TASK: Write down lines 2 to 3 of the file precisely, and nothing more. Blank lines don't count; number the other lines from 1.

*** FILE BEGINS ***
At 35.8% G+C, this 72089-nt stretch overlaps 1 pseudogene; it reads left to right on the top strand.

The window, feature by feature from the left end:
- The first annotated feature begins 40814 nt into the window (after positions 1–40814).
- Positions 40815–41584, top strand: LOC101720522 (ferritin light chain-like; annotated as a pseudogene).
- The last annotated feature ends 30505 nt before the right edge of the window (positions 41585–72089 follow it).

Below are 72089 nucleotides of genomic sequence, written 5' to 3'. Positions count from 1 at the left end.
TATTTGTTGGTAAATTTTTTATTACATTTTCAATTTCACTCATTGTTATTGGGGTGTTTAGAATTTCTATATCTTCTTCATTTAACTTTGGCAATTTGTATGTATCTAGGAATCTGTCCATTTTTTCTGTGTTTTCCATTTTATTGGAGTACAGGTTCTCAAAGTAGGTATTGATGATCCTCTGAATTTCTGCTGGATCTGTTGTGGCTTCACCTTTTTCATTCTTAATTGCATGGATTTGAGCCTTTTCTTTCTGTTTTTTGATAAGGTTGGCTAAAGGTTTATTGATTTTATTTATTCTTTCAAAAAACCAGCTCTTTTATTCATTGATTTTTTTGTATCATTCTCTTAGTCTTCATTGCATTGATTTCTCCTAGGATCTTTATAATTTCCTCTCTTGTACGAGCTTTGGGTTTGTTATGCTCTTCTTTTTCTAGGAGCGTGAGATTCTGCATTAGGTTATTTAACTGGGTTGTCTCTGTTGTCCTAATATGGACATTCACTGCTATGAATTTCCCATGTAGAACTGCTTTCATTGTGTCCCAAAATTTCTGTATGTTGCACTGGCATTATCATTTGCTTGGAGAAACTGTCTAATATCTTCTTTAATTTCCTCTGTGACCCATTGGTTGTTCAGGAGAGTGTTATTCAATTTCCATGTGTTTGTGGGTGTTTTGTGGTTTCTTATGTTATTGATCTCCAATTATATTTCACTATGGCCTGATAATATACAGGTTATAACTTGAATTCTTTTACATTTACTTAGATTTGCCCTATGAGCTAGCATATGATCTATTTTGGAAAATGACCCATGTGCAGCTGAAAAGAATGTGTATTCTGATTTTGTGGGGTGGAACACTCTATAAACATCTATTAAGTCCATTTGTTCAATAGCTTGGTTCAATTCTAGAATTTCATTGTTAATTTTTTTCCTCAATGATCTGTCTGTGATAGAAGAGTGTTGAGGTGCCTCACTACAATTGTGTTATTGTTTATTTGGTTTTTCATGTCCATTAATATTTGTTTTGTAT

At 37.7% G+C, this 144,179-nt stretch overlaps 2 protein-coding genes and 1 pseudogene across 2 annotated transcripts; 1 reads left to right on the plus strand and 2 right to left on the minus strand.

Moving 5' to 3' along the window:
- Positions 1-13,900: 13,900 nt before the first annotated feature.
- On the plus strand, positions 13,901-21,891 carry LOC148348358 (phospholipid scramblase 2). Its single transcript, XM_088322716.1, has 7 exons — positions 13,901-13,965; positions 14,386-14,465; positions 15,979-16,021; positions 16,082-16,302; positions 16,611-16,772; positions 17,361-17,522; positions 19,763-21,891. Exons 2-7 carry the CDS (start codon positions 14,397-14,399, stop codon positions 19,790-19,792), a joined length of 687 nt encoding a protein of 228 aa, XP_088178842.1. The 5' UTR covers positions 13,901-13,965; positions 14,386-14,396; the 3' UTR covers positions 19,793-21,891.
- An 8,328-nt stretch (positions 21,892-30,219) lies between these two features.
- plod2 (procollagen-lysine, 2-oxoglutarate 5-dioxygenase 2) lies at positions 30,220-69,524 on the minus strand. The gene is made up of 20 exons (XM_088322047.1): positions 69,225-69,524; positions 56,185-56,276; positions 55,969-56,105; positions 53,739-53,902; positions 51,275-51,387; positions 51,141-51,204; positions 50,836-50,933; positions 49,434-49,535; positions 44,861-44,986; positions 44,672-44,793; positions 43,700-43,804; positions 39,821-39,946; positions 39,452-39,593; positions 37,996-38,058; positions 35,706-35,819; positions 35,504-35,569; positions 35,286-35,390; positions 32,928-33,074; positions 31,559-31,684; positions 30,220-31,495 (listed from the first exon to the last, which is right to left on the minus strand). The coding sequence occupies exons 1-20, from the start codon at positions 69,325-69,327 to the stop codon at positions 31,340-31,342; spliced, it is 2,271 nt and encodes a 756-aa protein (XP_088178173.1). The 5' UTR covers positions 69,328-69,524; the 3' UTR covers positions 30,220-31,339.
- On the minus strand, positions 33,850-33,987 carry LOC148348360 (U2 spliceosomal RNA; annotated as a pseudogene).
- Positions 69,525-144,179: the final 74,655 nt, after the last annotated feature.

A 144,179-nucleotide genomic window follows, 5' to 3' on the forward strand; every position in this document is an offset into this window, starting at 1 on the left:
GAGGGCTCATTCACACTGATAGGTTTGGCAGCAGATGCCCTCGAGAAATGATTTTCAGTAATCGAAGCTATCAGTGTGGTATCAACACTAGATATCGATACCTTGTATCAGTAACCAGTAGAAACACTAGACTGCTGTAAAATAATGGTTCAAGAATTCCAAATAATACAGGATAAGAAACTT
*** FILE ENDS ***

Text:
The window, feature by feature from the left end:
- The first annotated feature begins 40814 nt into the window (after positions 1–40814).